Thursday, June 3, 2010

Showing vs. Telling

Little annoys me more in a book than authors who tell me something they could easily show me. Or possibly worse is telling me alongside showing me.

This is a silly example, but it's the book I've read most recently, and it'll work.

In - er - Curious George Bakes a Cake the author says:

"What was that strange looking gadget? George was curious."

Wow. Obnoxious.

We don't need to be told that George was curious because the author already showed us when George wondered what the strange looking gadget was. And which is more interesting to read? George's actual thoughts about the gadget, or the statement that he's curious? (Although if you've read the book a thousand times to your toddler, none of it feels very interesting anymore.)

Don't tell me your character is angry - show me.

Don't tell me your character is jealous - show me.

Telling - When she spotted Jenny flirting with her boyfriend, Katie felt angry.
Showing - How dare Jenny flirt with her boyfriend! Hadn't they vowed back in seventh grade to never let a boy come between them?

Telling - Katie often felt jealous of Jenny.
Showing - As Katie observed the bounce of Jenny's glossy, blond ringlets, her chest tightened with an all-too-familiar feeling . She smoothed her frizzy red locks and reminded herself that it was a person's heart that mattered, not their hair.

And this goes for deeper issues too. In newbie manuscripts (and, sadly, some published books) I often read paragraphs like this:

Katie and Jenny were really good friends, even though Jenny drove Katie crazy sometimes. Even though Jenny had a bad habit of ditching Katie whenever cute guys were around, Katie would always be there for her. No one understood why Katie felt this way, but they didn't know what kind of childhood Jenny had.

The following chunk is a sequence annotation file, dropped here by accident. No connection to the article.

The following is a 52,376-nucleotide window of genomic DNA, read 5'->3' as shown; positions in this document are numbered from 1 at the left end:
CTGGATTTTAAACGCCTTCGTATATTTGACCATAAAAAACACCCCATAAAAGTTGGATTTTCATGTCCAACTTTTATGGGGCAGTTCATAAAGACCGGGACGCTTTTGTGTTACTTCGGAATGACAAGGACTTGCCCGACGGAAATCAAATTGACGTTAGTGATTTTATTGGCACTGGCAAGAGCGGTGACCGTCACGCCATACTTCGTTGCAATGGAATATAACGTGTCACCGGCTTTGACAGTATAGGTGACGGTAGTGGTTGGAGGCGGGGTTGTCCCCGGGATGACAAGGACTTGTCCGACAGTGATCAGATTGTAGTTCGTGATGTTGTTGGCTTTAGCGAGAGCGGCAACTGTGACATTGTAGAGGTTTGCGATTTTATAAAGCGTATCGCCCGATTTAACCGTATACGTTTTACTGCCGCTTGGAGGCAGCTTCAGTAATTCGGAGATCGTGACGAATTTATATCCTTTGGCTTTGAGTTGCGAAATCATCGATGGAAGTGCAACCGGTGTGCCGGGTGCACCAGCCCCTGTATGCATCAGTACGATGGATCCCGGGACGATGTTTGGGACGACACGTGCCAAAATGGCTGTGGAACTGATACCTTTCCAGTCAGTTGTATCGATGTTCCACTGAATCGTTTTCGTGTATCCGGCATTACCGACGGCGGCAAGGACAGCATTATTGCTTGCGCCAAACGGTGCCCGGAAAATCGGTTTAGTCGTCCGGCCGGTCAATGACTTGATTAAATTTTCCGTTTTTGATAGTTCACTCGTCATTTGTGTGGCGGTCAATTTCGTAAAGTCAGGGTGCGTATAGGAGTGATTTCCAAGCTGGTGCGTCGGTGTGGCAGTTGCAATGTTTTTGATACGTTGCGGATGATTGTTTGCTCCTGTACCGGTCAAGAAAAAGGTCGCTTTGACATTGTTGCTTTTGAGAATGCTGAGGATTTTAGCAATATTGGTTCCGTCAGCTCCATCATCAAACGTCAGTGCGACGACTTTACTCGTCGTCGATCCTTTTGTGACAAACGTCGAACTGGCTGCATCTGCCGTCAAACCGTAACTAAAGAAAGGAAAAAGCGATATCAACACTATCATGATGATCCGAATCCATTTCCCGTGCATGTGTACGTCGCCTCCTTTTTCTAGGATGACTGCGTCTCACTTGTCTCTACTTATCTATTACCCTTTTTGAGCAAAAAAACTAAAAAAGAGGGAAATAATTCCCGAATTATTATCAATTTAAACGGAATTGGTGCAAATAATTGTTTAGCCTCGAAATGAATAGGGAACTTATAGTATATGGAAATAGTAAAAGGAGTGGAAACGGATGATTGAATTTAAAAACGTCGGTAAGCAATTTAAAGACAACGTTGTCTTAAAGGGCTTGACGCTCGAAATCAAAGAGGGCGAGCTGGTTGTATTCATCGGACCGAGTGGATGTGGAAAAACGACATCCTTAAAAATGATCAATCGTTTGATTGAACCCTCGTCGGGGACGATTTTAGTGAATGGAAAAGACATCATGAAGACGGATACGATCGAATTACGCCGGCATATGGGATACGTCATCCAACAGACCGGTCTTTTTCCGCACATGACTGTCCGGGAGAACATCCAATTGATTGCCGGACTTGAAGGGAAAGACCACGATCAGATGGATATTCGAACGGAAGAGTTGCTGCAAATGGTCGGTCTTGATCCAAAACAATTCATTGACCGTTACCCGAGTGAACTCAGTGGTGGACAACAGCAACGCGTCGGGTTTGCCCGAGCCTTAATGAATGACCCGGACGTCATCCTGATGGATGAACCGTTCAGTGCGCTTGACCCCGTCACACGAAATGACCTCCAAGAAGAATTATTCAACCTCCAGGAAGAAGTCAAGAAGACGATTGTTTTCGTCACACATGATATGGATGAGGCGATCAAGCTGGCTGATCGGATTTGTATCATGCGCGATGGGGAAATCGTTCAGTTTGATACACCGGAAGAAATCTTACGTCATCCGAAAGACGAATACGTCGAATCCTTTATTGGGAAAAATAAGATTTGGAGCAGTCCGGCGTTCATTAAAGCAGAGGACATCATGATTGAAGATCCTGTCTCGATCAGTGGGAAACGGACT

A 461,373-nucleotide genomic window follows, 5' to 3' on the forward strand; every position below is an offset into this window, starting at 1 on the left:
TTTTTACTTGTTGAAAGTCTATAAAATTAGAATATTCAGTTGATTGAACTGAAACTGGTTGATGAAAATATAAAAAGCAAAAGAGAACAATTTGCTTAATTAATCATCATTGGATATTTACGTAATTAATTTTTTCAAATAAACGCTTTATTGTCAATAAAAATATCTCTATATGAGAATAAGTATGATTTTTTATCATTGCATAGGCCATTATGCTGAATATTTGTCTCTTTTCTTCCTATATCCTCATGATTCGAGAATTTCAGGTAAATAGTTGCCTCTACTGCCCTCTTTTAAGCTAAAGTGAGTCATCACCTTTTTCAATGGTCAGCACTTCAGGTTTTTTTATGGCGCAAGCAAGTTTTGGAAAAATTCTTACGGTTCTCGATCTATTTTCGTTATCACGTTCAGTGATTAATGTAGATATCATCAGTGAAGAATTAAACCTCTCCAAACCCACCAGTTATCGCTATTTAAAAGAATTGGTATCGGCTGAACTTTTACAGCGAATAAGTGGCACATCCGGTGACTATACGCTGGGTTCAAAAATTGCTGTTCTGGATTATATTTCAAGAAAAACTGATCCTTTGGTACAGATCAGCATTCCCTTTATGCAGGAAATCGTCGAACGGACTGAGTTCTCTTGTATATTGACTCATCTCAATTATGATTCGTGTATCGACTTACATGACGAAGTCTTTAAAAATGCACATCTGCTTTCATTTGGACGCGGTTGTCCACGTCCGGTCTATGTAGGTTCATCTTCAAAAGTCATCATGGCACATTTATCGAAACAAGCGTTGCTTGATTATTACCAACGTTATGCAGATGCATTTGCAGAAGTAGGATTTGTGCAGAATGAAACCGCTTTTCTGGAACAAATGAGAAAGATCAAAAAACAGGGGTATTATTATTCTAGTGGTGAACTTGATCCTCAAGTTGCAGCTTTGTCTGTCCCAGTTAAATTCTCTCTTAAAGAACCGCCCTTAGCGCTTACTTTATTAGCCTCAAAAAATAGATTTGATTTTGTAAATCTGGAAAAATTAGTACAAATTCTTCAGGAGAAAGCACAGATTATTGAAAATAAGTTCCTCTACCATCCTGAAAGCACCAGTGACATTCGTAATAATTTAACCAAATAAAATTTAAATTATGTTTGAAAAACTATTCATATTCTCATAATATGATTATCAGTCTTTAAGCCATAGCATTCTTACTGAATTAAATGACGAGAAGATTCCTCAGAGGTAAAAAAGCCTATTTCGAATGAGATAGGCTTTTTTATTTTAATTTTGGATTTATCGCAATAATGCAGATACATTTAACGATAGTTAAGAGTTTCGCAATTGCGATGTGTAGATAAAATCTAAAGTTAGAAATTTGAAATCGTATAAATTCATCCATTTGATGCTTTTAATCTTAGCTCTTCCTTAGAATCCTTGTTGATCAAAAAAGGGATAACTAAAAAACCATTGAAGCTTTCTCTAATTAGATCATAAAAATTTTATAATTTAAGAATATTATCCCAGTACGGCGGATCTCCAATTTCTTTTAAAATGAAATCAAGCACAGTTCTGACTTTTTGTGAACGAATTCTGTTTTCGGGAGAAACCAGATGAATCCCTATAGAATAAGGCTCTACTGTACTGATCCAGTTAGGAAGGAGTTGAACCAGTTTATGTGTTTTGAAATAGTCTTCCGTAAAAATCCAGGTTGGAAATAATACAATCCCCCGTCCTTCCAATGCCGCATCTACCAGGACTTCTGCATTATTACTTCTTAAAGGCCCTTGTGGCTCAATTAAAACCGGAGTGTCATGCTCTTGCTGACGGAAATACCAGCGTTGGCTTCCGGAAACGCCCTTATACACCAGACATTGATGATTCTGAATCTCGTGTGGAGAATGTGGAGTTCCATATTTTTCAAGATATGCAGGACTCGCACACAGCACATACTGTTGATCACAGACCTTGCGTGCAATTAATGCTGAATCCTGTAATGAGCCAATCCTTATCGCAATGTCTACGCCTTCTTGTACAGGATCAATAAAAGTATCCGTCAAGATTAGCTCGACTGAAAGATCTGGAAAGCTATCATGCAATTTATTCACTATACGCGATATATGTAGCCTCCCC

If you find chunks like this in your manuscript - cut them!

These are just details of one of your plot lines. The reader doesn't need this spelled out for them. Over the course of the story, you can show them that Jenny drives Katie crazy. You can have scenes where Jenny ditches Katie for cute guys. You can then show a situation where Katie's been treated horribly, but comes to Jenny's rescue anyway. You can have friends say to Katie, "Why do you put up with Jenny?"

Trust your reader to be smart enough to not have everything laid out for them in black and white.

5 comments:

  1. Nice tip! I looked back at my manuscript and noticed that I had one of those long paragraph-things in it. I was able to cut it out in time :) Thanks!!

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  2. Happy to help! I'm constantly finding those kinds of paragraphs in my first drafts. I think it's because a lot of times in the first draft, I'm still figuring out the story.

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  3. Agreed. I'd better check over my writing!:)

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  4. Thanks for the tips and for your feedback on my "Every word he spoke was a lie" entry!

    Even though I know that "telling not showing" is the wrong way to write, your feedback helped me to realize that my "writing eyes" aren't "fine-tuned" enough to really be able to see when this was happening in my writing. So as well as your feedback, I got an exercise in trying to find the place(s) where I'd made that mistake as well as the place(s) where my meaning was unclear.

    Thank you!

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  5. Same problem with my "Every word he spoke was a lie". Thanks for the tip.

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